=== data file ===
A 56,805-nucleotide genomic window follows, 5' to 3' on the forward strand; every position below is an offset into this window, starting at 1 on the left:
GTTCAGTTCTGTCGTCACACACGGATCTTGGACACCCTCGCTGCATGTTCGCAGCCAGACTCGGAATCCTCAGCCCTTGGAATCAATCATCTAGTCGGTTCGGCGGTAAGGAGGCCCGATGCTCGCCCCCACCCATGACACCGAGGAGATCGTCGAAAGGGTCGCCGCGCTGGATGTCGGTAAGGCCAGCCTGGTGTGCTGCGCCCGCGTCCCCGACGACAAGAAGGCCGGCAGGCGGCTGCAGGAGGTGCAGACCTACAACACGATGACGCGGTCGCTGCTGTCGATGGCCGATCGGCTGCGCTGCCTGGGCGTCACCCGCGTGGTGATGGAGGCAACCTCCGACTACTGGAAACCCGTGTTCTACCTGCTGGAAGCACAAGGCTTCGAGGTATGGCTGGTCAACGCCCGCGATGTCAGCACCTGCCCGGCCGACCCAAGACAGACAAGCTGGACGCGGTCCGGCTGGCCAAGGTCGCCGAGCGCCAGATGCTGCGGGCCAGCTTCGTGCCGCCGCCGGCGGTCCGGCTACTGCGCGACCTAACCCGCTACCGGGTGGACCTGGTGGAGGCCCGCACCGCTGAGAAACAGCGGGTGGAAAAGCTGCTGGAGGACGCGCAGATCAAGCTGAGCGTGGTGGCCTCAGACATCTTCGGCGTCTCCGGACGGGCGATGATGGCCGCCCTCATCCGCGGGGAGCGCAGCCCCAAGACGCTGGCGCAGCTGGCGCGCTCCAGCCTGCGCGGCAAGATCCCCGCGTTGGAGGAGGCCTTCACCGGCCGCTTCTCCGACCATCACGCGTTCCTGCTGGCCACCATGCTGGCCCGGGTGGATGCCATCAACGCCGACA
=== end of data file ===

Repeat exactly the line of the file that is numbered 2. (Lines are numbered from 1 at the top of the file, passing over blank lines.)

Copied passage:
GTTCAGTTCTGTCGTCACACACGGATCTTGGACACCCTCGCTGCATGTTCGCAGCCAGACTCGGAATCCTCAGCCCTTGGAATCAATCATCTAGTCGGTTCGGCGGTAAGGAGGCCCGATGCTCGCCCCCACCCATGACACCGAGGAGATCGTCGAAAGGGTCGCCGCGCTGGATGTCGGTAAGGCCAGCCTGGTGTGCTGCGCCCGCGTCCCCGACGACAAGAAGGCCGGCAGGCGGCTGCAGGAGGTGCAGACCTACAACACGATGACGCGGTCGCTGCTGTCGATGGCCGATCGGCTGCGCTGCCTGGGCGTCACCCGCGTGGTGATGGAGGCAACCTCCGACTACTGGAAACCCGTGTTCTACCTGCTGGAAGCACAAGGCTTCGAGGTATGGCTGGTCAACGCCCGCGATGTCAGCACCTGCCCGGCCGACCCAAGACAGACAAGCTGGACGCGGTCCGGCTGGCCAAGGTCGCCGAGCGCCAGATGCTGCGGGCCAGCTTCGTGCCGCCGCCGGCGGTCCGGCTACTGCGCGACCTAACCCGCTACCGGGTGGACCTGGTGGAGGCCCGCACCGCTGAGAAACAGCGGGTGGAAAAGCTGCTGGAGGACGCGCAGATCAAGCTGAGCGTGGTGGCCTCAGACATCTTCGGCGTCTCCGGACGGGCGATGATGGCCGCCCTCATCCGCGGGGAGCGCAGCCCCAAGACGCTGGCGCAGCTGGCGCGCTCCAGCCTGCGCGGCAAGATCCCCGCGTTGGAGGAGGCCTTCACCGGCCGCTTCTCCGACCATCACGCGTTCCTGCTGGCCACCATGCTGGCCCGGGTGGATGCCATCAACGCCGACA